Supervising Faculty: Brian Anderson
Marie’s research interests are in actinide chemistry, specifically as it relates to challenges in nuclear security. She currently works with Brian Anderson at ORNL using theoretical and spectroscopic methods to probe the chemistry of uranyl fluorides. Marie is also a Nuclear Forensics Graduate Fellow with the Department of Homeland Security.
Marie grew up in the Chicago suburbs but moved to sunny Southern California to earn a B.S. in Chemical Physics from Harvey Mudd College. During her senior year, she split her time between coursework at Harvey Mudd and conducting research at the Nuclear Reactor Facility at the University of California – Irvine for her senior thesis. For this project, Marie designed, built, and tested a novel neutron detector using gadolinium. Past research projects include studying the phase diagrams of liquid crystal species and contributing to the development of a new code to study large nuclei.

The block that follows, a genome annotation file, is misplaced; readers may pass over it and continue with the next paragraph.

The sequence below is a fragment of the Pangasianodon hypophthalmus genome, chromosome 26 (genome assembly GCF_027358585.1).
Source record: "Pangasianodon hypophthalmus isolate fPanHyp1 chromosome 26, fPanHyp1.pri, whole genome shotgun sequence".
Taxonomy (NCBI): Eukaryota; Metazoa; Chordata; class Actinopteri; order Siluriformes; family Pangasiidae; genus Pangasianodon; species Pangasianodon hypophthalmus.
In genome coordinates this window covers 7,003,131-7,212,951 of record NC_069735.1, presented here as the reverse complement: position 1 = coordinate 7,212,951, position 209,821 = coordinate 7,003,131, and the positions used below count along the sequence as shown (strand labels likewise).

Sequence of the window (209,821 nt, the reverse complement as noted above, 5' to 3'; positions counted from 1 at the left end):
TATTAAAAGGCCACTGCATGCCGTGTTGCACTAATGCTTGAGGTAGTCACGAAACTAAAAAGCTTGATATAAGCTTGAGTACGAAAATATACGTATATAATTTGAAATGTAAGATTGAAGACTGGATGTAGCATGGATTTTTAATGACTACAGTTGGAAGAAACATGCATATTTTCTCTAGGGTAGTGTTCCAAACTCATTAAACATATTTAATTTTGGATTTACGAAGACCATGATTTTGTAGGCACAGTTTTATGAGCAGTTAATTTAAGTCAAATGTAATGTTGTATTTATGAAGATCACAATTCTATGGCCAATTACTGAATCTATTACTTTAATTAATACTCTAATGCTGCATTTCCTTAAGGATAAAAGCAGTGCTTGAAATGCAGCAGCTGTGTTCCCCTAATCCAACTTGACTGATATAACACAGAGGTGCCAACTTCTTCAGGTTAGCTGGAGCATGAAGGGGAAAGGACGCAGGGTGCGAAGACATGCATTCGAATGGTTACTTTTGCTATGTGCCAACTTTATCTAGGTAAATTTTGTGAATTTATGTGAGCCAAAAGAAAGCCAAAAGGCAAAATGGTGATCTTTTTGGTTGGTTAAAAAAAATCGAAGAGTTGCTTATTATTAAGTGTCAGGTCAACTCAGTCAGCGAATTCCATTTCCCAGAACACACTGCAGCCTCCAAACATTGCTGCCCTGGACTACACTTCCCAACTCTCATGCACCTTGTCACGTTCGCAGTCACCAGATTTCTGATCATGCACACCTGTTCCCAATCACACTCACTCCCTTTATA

Marie is particularly interested in the intersection of science and policy. She has taken courses on nuclear security and nuclear weapons and is interested in foreign policy and counter-terrorism. On a more local scale, she is passionate about the communication of science and is currently the Vice President of The Forum on Science, Ethics, and Policy (FOSEP) at UTK.
Bachceelor of Scien in Chemical Physics, Highest Honors – Harvey Mudd College, Claremont, CA
Andrew Miskowiec, Marie C. Kirkegaard, Kenneth W. Herwig, Lee Trowbridge, Eugene Mamontov, and Brian Anderson, “Quasielastic Neutron Scattering with in situ Humidity Control: Water Dynamics in Uranyl Fluoride.” (submitted)
Andrew Miskowiec, Marie C. Kirkegaard, Ashfia Huq, Eugene Mamontov, Kenneth W. Herwig, Lee Trowbridge, Adam Rondinone, and Brian Anderson, “Structural Phase Transitions and Water Dynamics in Uranyl Fluoride Hydrates.” The Journal of Physical Chemistry A 2015 119 (49), 11900-11910